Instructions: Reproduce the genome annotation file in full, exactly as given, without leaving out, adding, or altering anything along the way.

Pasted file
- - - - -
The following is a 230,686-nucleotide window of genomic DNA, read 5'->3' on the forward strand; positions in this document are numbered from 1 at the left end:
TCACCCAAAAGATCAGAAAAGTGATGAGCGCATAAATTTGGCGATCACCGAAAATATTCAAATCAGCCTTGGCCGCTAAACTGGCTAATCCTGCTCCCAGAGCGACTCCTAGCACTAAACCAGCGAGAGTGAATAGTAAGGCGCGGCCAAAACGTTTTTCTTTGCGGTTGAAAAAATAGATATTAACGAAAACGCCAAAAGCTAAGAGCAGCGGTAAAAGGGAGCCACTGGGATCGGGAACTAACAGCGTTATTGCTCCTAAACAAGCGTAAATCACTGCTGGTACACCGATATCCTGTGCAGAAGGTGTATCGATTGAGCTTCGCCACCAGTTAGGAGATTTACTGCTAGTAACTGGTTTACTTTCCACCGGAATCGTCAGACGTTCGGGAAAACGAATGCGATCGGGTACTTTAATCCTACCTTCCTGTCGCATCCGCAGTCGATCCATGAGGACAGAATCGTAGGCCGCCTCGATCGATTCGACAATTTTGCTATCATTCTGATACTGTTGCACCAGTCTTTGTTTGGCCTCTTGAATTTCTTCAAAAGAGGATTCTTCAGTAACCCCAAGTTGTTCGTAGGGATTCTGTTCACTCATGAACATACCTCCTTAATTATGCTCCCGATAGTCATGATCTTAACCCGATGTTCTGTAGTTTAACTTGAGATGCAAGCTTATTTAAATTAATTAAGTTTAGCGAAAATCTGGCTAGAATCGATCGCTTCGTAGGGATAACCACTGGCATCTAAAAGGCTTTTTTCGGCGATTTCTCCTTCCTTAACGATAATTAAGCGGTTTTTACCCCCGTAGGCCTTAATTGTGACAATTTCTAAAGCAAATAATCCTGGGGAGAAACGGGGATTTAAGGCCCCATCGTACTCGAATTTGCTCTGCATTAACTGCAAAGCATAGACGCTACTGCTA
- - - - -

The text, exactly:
The following is a 230,686-nucleotide window of genomic DNA, read 5'->3' on the forward strand; positions in this document are numbered from 1 at the left end:
TCACCCAAAAGATCAGAAAAGTGATGAGCGCATAAATTTGGCGATCACCGAAAATATTCAAATCAGCCTTGGCCGCTAAACTGGCTAATCCTGCTCCCAGAGCGACTCCTAGCACTAAACCAGCGAGAGTGAATAGTAAGGCGCGGCCAAAACGTTTTTCTTTGCGGTTGAAAAAATAGATATTAACGAAAACGCCAAAAGCTAAGAGCAGCGGTAAAAGGGAGCCACTGGGATCGGGAACTAACAGCGTTATTGCTCCTAAACAAGCGTAAATCACTGCTGGTACACCGATATCCTGTGCAGAAGGTGTATCGATTGAGCTTCGCCACCAGTTAGGAGATTTACTGCTAGTAACTGGTTTACTTTCCACCGGAATCGTCAGACGTTCGGGAAAACGAATGCGATCGGGTACTTTAATCCTACCTTCCTGTCGCATCCGCAGTCGATCCATGAGGACAGAATCGTAGGCCGCCTCGATCGATTCGACAATTTTGCTATCATTCTGATACTGTTGCACCAGTCTTTGTTTGGCCTCTTGAATTTCTTCAAAAGAGGATTCTTCAGTAACCCCAAGTTGTTCGTAGGGATTCTGTTCACTCATGAACATACCTCCTTAATTATGCTCCCGATAGTCATGATCTTAACCCGATGTTCTGTAGTTTAACTTGAGATGCAAGCTTATTTAAATTAATTAAGTTTAGCGAAAATCTGGCTAGAATCGATCGCTTCGTAGGGATAACCACTGGCATCTAAAAGGCTTTTTTCGGCGATTTCTCCTTCCTTAACGATAATTAAGCGGTTTTTACCCCCGTAGGCCTTAATTGTGACAATTTCTAAAGCAAATAATCCTGGGGAGAAACGGGGATTTAAGGCCCCATCGTACTCGAATTTGCTCTGCATTAACTGCAAAGCATAGACGCTACTGCTA